This trip into Midland was our most fruitful yet.
First, we were able to retrieve our clothing, which we brought to my parents’ house to wash last weekend. Imagine our surprise when, whisle unpacking in Leland, we realized we had grabbed the wrong laundry basket, and only had two outfits each for the next four days! It’s nice not to be such extreme minimalists anymore!
Then, we stopped over at our house and picked up a new inner tube for the moped, which blew out its last tube on Bay City. Finally, we’ll have motorized transportation!
Midland might be a very wealthy community, but that doesn’t mean the shopping is expensive. They have a plethora of thrift stores and–be still my racing heart–a Kroger. Affordable groceries are non-existent up north, so we’ve been getting all of our provisions in Midland. This time I found a roast and some pork chops on “manager’s special.”. Two weeks of eating quite well cost us $96. I’ll have to do another post about Kroger later.
So, the thrift stores…We found a working Dirt Devil with an accessory pack at the Re-Store for $7. Finally, we can vacuum that carpet! Nearly two months of living aboard with no vacuum have taken their toll on the floor.
Then, it was time to go to Bay City to pick up a nice deck brush, with a collapsible handle (Moonraker will shine again!). And since we were there, we had to make a trip to Aldi. Aldi is important, because they sell bottles of a rather decent wine for $2.65 each. We bought a couple of cases.
Remember our frightening stove? We had replaced it with a camp stove from the house in Ossineke. The o-ring went bad on the camp stove, which led to spontaneous fires breaking up at the connection. We kept blowing them out, but eventually it just started dumping propane and wasn’t usable. We can’t keep the grill lit on windy days, so sometimes our culinary options were rather limited. Well, my dad happened to have the regulator that the new stove needs, so today I was able to make coffee without incident!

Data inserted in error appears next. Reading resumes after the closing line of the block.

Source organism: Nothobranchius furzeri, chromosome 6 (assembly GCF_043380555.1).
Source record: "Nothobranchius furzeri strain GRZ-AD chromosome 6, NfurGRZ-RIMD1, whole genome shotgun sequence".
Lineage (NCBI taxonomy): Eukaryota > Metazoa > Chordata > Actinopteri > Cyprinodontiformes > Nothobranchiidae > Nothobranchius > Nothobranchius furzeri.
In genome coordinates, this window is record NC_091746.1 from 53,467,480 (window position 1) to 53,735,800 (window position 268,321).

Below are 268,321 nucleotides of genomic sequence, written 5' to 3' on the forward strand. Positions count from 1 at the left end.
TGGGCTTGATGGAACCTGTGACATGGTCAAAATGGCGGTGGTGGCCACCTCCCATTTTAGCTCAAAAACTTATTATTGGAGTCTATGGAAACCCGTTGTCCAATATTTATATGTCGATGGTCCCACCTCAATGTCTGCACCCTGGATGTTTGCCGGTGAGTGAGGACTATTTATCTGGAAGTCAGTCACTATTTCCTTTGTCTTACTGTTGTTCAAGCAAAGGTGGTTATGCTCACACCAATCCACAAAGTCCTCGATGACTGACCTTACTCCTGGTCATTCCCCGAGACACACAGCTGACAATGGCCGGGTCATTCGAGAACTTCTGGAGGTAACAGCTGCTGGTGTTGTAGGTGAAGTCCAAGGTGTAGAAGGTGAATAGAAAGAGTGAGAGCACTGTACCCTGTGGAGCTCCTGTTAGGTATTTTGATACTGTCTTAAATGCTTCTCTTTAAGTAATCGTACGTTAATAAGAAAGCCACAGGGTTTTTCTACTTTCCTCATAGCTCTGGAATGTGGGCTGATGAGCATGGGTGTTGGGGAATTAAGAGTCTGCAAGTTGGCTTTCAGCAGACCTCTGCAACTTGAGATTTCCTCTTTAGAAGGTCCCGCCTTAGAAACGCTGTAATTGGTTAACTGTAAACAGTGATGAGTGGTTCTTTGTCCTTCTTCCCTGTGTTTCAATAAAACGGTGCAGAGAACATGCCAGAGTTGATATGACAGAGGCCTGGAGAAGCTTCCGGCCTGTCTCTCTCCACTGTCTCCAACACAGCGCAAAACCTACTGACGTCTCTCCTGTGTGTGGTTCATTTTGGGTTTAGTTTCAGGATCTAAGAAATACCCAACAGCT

And now, for our crowning achievement. We have absolutely loved our Stow-a-Bike, but we’ve been sad that we only have one. We discussed looking for a used foldable on Craig’s List, but as we entered Frankfort, we saw this lovely beside the road, with a sign on it!
$60 later, we’ve got a new ride! It’s a Worksman, which is a good brand. It rides comfortably, like a cruiser, and is incredibly cute!
There are many more people at the marina, and anchored out, for the weekend. One lady we talked to happened to mention that the Chicago-to-Mackinaw race starts this weekend, and that she hoped the weather would be better this year. That reminded me of the Wingnut disaster, which happened the day before our own bad-but-not-as-bad-as-that disaster on Thunder Bay. Exactly a year and a day later, we had another disaster, that didn’t result in our boat almost sinking, and won’t lead to a super depressing blog post. But it did cause us to wonder, once again, if there is an evil spirit in our electrical system.
So, anyway, I was enjoying the new stove, making coffee this morning, when we smelled ozone. After a little sniffing, it became clear that it was coming from our very temperamental battery charger. A little history: we found this battery charger beside the road. Rob fixed it up, then brought it back to life when it quit. It quit again last summer, so we bought a replacement in Tawas on Labor Day weekend. The new one didn’t work nearly as well as this one, so Rob worked his magic once again.
We installed a second battery this summer, in the hopes of being able to run the fridge at night, as well as during the day (when we’re at anchor). When we left the boat in Leland, we found that the charger had quit while we were gone. We blamed the two-battery system and took one battery out of it. Then we had the mysterious electrical failure (and recovery) on the way to Manitou. The charger kept overheating at night, then today it got all smelly.
Rob pronounced it dead, and I continued with my mission. Then, out of the blue, we hear a whirring sound. Rob told me to cover my ears, and the charger started shooting up flames from the jumper cable that was attached to it. After some struggle, Rob was able to disconnect it, and thus eliminate the torch from our cabin.
After some research, we think the problem is not the charger, but Moonraker’s poor 12 volt system, which is the victim of 45 years of emergency cobble jobs. Rob is currently at the hardware store getting wire and other supplies to restore some sanity to it all. I’ll be happy when we can run the fridge again.
Well, Beanie is finally awake, and I have some cleaning to do. I’ll close with some pictures from last night. When we arrived, a jazz concert was just starting, and Beanie, who loves instrumental concerts, was thrilled. Old school jazz is her personal favorite, and she stole the show with her dance moves!